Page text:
Immigration and the changing face of Britain

20th December 2010, Comments 0 comments

The Office for National Statistics has released a major report on the changing nature of Britain’s aging population which has been influenced by immigration.

The Office for National Statistics has released a major report last week on the changing nature of Britain’s aging population which has been influenced by immigration.

The document covers figures on subjects such as life expectancy, immigration and childbirth rates.

Here are some of the main findings:

11 per cent of the UK population are born in another country.

The number of foreign-born people living in Britain has risen dramatically since eight eastern European countries joined the EU in 2004.

In 1981 only 6% of people living here were born overseas. Now there are about 6.5million living in the UK who were not born here.

Of these, 738,000 are from eastern Europe, a rise from 103,000 in 2001.

Most European countries have a much lower percentage of foreign inhabitants, with the exception of landlocked Switzerland and Luxembourg.

Countries such as Finland and Hungary have a foreign population of just 4%.

Sir Andrew Green, chairman of MigrationWatch UK, said: “Looking at today’s percentage does not give the full picture.

“The reality is that foreign immigration under Labour came to three million, of which 300,000 came from the European Union. This is by far the most rapid leap in population since the Norman invasion in 1066.”

16 per cent of the UK population are now over 65 and this is projected to rise to 24% by 2035.

While the UK’s population is ageing, the increase is only slight.

Back in 1985, the UK had one of the oldest populations in Europe, with 15% of us being older than 65.

However, in the last 24 years, countries like Germany and Italy now have a population of 20% over the age of 65. This will be almost 30% by 2035.

Japan is the most aged country, with 22% of the population over 65.

1.9 Number of children women are having compared to 2.4 children a generation ago.

One in five women born in 1964 are reaching the end of their childbearing years without any children compared to just one in eight born in 1937.

However the 1.9 figure has leapt slightly from 2001, when it hit an all-time low of 1.6. The UK’s fertility rate is still one of the highest in Europe, with only France and Ireland slightly higher.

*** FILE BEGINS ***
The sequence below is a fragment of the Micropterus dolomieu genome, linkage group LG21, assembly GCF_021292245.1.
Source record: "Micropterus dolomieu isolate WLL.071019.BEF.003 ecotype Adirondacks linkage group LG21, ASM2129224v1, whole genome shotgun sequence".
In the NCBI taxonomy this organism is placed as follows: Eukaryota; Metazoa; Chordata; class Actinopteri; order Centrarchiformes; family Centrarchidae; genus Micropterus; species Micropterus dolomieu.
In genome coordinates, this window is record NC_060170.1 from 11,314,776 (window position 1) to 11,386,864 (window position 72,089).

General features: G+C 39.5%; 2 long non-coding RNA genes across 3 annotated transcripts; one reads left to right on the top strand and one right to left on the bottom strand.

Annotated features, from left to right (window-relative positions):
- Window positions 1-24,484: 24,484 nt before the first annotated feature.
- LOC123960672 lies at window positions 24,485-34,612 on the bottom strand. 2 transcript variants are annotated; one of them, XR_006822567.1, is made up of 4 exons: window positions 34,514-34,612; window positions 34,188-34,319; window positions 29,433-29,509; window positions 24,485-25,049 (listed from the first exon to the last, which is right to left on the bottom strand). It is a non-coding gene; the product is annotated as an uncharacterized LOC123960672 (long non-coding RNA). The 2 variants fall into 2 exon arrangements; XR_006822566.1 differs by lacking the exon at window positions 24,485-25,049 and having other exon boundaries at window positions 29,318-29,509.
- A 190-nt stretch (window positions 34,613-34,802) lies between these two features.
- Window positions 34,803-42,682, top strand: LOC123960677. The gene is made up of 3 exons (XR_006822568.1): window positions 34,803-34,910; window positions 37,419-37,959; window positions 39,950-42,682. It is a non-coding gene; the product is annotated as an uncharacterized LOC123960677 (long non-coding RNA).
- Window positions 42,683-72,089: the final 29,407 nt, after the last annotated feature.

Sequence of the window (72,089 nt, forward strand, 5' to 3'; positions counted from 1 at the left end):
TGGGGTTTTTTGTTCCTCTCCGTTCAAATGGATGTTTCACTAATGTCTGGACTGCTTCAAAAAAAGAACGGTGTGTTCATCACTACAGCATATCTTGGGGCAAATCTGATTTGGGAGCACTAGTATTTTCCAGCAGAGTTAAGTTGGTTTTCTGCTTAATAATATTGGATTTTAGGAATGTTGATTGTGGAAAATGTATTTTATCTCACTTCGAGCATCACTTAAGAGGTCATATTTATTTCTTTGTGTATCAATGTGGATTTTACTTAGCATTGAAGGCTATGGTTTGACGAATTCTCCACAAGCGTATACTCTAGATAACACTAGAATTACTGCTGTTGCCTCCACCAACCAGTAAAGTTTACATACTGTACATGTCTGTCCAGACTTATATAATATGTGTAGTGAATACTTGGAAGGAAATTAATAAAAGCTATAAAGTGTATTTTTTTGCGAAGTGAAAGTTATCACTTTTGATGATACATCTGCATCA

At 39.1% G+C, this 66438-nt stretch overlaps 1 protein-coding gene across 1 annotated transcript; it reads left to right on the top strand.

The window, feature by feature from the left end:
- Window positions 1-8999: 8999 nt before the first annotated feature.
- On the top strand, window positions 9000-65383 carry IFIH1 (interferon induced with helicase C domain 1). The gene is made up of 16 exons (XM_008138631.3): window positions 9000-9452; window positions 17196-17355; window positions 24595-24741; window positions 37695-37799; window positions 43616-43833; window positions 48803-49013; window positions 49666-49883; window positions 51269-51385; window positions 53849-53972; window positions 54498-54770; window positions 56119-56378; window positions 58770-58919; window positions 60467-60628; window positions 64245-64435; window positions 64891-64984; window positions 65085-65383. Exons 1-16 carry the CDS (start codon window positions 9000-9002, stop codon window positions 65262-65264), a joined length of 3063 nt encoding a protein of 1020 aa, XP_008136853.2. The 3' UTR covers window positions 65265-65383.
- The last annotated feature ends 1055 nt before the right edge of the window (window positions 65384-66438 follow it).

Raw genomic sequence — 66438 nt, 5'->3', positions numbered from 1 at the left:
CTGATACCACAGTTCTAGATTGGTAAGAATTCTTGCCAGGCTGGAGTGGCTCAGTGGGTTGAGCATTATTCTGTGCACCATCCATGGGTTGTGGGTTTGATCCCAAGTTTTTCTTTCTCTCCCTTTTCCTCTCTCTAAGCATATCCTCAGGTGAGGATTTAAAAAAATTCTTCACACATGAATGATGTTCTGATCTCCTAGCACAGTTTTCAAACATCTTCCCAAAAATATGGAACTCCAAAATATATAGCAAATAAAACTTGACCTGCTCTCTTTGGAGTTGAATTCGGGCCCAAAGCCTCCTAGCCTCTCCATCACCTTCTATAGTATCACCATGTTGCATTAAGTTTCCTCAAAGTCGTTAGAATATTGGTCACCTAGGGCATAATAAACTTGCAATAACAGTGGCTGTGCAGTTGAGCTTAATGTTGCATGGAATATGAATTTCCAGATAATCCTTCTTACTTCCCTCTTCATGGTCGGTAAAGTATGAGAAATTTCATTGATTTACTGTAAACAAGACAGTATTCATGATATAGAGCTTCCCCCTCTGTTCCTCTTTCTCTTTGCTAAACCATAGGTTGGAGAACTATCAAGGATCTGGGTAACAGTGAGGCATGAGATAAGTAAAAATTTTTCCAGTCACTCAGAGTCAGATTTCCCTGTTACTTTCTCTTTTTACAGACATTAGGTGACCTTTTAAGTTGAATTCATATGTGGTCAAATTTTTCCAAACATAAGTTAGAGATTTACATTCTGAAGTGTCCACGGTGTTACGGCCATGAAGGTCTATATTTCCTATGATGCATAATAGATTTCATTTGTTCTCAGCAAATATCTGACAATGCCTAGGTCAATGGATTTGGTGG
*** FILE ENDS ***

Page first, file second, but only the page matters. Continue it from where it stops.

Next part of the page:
Anastasia de Waal, deputy director at think tank Civitas, said: “In the 1930s women’s role was much more about motherhood.

“But modern women are more independent and can choose not to have a family.

“There has also been a huge impact from contraception. Women able to make a decision about whether they want a family or not – it is not something which just happens any more.”

77.7 Life expectancy in years in Britain for males born between 2007 and 2009. For females it is 81.9.

This is a big leap from 20 years ago when newborn boys were expected to live until 72.4 and girls to 78.

There are also more than three times as many people over 100 living in Britain than there were 20 years ago. Source: The Star and ONS.

With an aging population Europe will need an ever growing army of care and support workers to looking after us in our old age.

But even now, with Senior Carers on the official shortage occupation list, the UK Government is blocking care home owners from recruiting non-EU workers.

The interim immigration cap, introduced by the coalition government in the summer, has prevented care industry employers from using their previously granted allocations of employment certificates (CoS) to employ much need overseas workers.

The English Community Care Association (ECCA) is taking the government to court over its immigration cap policy on Senior Carer work permits.

The two day hearing which started yesterday challenges the government’s decision to introduce and interim cap and CoS allocation on the basis of salary.

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Charles Kelly / Immigration Matters / Expatica

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